Consequences of Love
In Ocean State, O’Nan explores teen angst and murder
September 29, 2022
With kidnapping and murder in the storyline, a “whodunit” often ensues. But like the Coen Brothers film masterpiece, Fargo, sometimes the crimes are less interesting than how the characters react to their circumstances and the events that led them astray. Stewart O’ Nan, a Squirrel Hill native and Pittsburgh’s preeminent novelist, uses this tactic to great effect in his latest page-turner, Ocean State. He burrows into the murky depths of jealousy and attraction, examining the tricky complications of a teenage love triangle set against class and cultural differences. In a brief Literary Hub interview, O’Nan sums the theme concisely: “How love both exalts us and makes us do terrible things.”
Set in Ashaway, R.I., in 2009, Ocean State establishes the conflict in the first paragraph: “When I was in eighth grade my sister helped kill another girl. She was in love, my mother said, like it was an excuse. She didn’t know what she was doing. I had never been in love then, not really, so I didn’t know what my mother meant, but I do now.” While the story is well told through alternating, sturdily rendered narrators, the voice of Marie Oliviera rises above the others. It’s easy to sympathize with the honesty and awkwardness of her teen angst as she fills in the details of her mother Carol’s series of dysfunctional relationships while also playing sometimes confidante to big sister Angel.
Early on, Marie characterizes a joyful, sisterly moment when she recalls roller skating in an abandoned textile mill that hearkens to the changing economics amid the Great Recession: “We used to roller skate up and down the aisles between the dusty looms. Angel, weaving, teaching me how to do crossovers and go backwards. She could do spins like an ice-skater, her hands making shapes in the air. I wanted to do spins and be graceful like her, but I was chubby and a klutz and when I stood beside her in church, I was invisible.” The banter between the two sisters, especially on the topic of their mother, a nurse’s aide unlucky in love, captures their sibling bond as genuine and full of inside jokes.
Not wanting to turn out like her mother, Angel, the murderer, plays the woman scorned when her longtime boyfriend, Myles, described as “a spoiled rich kid … an idiot and a druggie,” starts secretly seeing classmate, Beatriz “Birdy” Alves. Birdy is the victim — “with her doe-eyes and heat-shaped face, she looked like Jessica Alba” — at his family’s million-dollar beach house. Though O’Nan’s plot grows to feel a bit like an episode of Dateline, the girls, both from non-white, working-class backgrounds, seem to represent competing Cinderellas, eager to please Myles, if only for his attention and the feeling of being adjacent to his family’s wealth.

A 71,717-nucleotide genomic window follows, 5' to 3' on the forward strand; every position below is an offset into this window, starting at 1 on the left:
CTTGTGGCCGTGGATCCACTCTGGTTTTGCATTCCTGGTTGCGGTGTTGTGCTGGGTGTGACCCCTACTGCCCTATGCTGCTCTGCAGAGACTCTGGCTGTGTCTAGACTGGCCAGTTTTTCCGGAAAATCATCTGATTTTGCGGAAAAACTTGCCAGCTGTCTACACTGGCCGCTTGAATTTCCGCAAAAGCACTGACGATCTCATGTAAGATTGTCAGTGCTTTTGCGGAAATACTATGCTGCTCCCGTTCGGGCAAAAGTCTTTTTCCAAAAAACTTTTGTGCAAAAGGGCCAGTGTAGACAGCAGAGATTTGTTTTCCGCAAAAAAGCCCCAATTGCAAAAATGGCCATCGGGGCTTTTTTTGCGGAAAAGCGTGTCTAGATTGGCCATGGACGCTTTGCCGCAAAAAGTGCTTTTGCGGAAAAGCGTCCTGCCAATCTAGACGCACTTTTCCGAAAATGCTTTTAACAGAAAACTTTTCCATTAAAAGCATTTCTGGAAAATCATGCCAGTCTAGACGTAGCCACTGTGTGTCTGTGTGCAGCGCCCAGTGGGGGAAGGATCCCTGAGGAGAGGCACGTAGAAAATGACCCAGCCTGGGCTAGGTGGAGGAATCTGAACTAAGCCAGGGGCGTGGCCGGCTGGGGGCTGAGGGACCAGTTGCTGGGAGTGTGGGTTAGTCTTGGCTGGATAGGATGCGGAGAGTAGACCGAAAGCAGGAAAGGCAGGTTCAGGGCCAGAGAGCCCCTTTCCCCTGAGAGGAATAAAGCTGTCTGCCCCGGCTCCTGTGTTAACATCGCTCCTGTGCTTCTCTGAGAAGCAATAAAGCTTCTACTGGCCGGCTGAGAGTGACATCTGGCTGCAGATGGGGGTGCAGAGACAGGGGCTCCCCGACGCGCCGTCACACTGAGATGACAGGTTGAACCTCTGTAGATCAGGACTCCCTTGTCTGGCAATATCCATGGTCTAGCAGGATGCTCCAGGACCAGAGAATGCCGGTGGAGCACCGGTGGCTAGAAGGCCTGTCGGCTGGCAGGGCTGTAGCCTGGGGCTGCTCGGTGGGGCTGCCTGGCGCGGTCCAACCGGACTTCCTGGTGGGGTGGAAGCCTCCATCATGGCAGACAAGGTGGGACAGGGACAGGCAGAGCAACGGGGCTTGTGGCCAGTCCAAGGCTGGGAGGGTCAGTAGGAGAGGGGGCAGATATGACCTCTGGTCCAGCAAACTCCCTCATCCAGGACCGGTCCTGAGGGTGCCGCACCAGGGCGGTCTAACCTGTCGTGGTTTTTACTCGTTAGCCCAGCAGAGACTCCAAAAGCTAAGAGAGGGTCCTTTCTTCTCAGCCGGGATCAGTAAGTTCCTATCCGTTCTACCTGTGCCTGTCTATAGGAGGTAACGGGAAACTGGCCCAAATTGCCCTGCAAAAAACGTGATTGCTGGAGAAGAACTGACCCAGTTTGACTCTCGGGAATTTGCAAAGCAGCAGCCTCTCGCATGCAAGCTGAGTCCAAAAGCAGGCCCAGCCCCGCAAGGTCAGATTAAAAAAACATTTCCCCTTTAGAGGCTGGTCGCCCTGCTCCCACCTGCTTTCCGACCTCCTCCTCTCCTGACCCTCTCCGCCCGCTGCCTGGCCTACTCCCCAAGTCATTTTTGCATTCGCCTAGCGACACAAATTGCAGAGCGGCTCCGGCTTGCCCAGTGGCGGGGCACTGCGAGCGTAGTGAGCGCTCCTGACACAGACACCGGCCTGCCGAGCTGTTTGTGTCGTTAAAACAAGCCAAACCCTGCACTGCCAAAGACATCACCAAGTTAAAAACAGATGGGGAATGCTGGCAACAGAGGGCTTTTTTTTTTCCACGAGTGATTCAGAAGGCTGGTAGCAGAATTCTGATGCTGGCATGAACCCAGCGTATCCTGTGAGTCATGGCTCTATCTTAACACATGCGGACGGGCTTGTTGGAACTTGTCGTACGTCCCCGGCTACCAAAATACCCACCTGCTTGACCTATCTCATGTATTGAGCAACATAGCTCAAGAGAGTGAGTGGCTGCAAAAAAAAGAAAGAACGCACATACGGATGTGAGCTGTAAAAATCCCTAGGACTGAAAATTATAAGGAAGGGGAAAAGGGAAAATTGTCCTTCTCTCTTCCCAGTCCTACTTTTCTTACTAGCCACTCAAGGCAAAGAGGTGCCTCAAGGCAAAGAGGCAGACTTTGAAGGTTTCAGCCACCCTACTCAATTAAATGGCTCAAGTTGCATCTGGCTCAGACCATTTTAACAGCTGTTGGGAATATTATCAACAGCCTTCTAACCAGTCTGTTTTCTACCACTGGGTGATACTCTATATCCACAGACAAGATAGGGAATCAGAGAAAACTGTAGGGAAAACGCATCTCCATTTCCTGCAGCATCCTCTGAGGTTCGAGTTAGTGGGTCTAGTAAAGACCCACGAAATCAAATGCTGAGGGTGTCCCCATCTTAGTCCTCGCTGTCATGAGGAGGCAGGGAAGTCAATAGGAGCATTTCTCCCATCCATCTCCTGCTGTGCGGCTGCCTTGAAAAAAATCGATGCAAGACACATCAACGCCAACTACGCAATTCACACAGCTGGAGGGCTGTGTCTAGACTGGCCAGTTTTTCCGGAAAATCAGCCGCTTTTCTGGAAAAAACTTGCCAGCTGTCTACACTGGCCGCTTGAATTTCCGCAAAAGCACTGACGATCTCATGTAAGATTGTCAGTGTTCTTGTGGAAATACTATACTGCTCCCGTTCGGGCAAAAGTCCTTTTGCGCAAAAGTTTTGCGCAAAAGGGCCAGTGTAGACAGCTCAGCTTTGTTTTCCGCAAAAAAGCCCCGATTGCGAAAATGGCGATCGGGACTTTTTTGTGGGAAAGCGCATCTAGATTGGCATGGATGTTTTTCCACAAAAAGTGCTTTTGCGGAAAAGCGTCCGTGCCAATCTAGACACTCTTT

Superficiality aside, O’ Nan scores in his writing of female characters, infusing Angel, Birdy, Carol and Marie with a depth built through inner monologue. Ultimately, it’s a lack of reflection, a design flaw for many American teens, that makes the lovers pay the price, in one way or another. Set against the overblown dramas of high school life and the turmoil natural to coming of age, O’Nan shapes those stakes into life-changing actions that rise until the deed is done and the aftermath remains.
While Ocean State is no young adult novel, O’ Nan gets it — that, much like the John Hughes film oeuvre, the teen experience is aspirational. In a book dealing with serious topics, it’s a quirky change of pace to get scenes of Marie, left alone in the house, drinking her mom’s cheap wine on “Cabbage Night” before Halloween, a buzz that leads her to soap her own mother’s car window before helping to clean it the next day. Another shows Marie sampling Angel’s stashed tank of nitrous oxide, thinking it was helium. “Instead of squeaky, my voice was deep and slow, like a giant waking up. I was there in my sister’s room, seeing everything, but somewhere else too, far away, in my own private audience, watching it all. Her dresser, with its matching knobs, looked so strange — so serious — it made me laugh. … Face first, I ran into the wall and bounced off, toppling backwards, falling against Angel’s bed, giggling so hard that I cried.” Moments like these reveal O’ Nan as a writer who knows how to grab a reader’s attention through realism, not sentimentality.
A constant in O’Nan’s work is his ability to shapeshift. With previous books revolving around a family tragedy, a crime spree, World War II, fire and plague, he also co-wrote a best-selling nonfiction book with Stephen King, Faithful, that revolves around the historic 2004 championship season of his beloved Boston Red Sox. A finalist for the Los Angeles Times Book Prize, his 2007 novel, Last Night at the Lobster, follows the manager of a restaurant about to shutter. Like much of his work, it finds the mark because of O’Nan’s willingness to get the details right through research and a keen eye. The payoff to Ocean State is in the existential qualities that an adult Marie brings to the satisfying conclusion as she muses on the lives she and her sister have now, with that tumultuous part in the rearview mirror. In a discussion with the blog Knock and Knowall, O’Nan sums up his thoughts on characterization by sharing, “You want to build a world that is your character’s world, and you want that world to challenge your character — to challenge everything that is dear to that character. But you’ve got to have that world there; otherwise, what is to be lost?” For the teens at the heart of Ocean State, the answer to this rhetorical question might be everything.